Then there are the members of the club who think they're entitled to know every little detail about the employees. I had one member ask for home addresses for a number of employees to send thank you cards to. I declined, saying that I'm not giving out employee information and that the member could either deliver the cards to the employees at the club or I could address them for her. A day later the club manager wanted to know why I refused a request from a member.

Which is the last major piece of BS and something the Cap has talked about. Entrenched Boomers who think they know everything and can't comprehend a new idea. We have 8 managers who have been in their positions for over 10 years, and 4 of them for more than 20. The club manager is in his 60's and has the management style of a maitre d'. Translation, we must give everything to any member who asks, and you lowly employees don't get anything. This manager wanted to fire a bartender for playing fantasy baseball with a member.

It's enough to make you want to stick around long enough to enjoy the schadenfreude of watching the place collapse.

Jane the Grad Student said...

Not sure if these are all HR stories or just general corporate rottenness, but here you go:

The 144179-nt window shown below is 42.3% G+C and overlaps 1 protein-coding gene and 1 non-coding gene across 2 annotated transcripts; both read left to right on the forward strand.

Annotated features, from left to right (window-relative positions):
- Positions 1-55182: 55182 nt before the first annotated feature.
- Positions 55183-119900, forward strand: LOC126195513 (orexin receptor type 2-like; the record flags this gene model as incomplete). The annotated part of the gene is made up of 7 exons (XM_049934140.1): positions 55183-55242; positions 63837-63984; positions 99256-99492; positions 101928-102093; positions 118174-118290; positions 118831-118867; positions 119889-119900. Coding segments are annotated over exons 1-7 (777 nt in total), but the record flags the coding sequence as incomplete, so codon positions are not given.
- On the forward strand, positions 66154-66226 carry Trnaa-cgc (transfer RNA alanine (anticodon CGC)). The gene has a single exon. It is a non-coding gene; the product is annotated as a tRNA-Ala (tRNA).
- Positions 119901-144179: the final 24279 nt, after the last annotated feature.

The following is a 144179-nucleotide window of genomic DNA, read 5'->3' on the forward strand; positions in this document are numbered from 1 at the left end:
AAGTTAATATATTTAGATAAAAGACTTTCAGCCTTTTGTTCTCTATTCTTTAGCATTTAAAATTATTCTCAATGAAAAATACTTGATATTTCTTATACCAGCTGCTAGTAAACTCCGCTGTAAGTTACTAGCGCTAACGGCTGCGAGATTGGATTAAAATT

My late mother was an experienced HR professional with a total of 20+ years in grade, including about 5 years in benefits management and fraud investigation. Hold on before you decide she's the bad guy here.

Story #1: she'd been un(der)employed for a while and was looking for a new job. An HR job opened up at the company I was working for, and I thought it would be a good fit for her, as we had great benefits and, from what I saw, relatively little screwitude going on. The only caveat was that they required a Bachelor's degree, which my mom didn't have. I approached the current HR lady and, without mentioning the relationship, told her I had a friend interested in the position. 20 yrs of experience, knew insurance and benefits, conflict resolution, etc. etc. bud didn't have a degree; should she bother applying? The lady's answer was that my "friend" was welcome to apply, but would be hired at a lower pay grade since she didn't have the degree. Worthless piece of paper, 1; actual on-job experience zero.

Story #2: Mom was working on a contract basis for a small company, and really hoping to get picked up on a permanant basis, because she needed the benefits. But every month there was some new excuse... Oh, we have to wait for CEO approval and he's out of the country, we have to wait until 3rd quarter numbers come in, blah blah blah. While all this was going on, their accountant, "Queen B" (you fill in the missing letters) went on vacation and they hired a temp to fill her position. The temp found a drawer full of uncashed checks, which she reported to my mom, which Mom reported to the VP (her and QB's direct supervisor). When QB got back from vacation, Mom got an earful about "going over her head". Mom could've been fired for failing to report the problem, but QB who CAUSED the problem, got a slap on the wrist. The real stinger? They didn't fire QB because "we need her to deal with the audit she caused", while they continued to string Mom along for over a year with more lame excuses, and then let her go, still without benefits.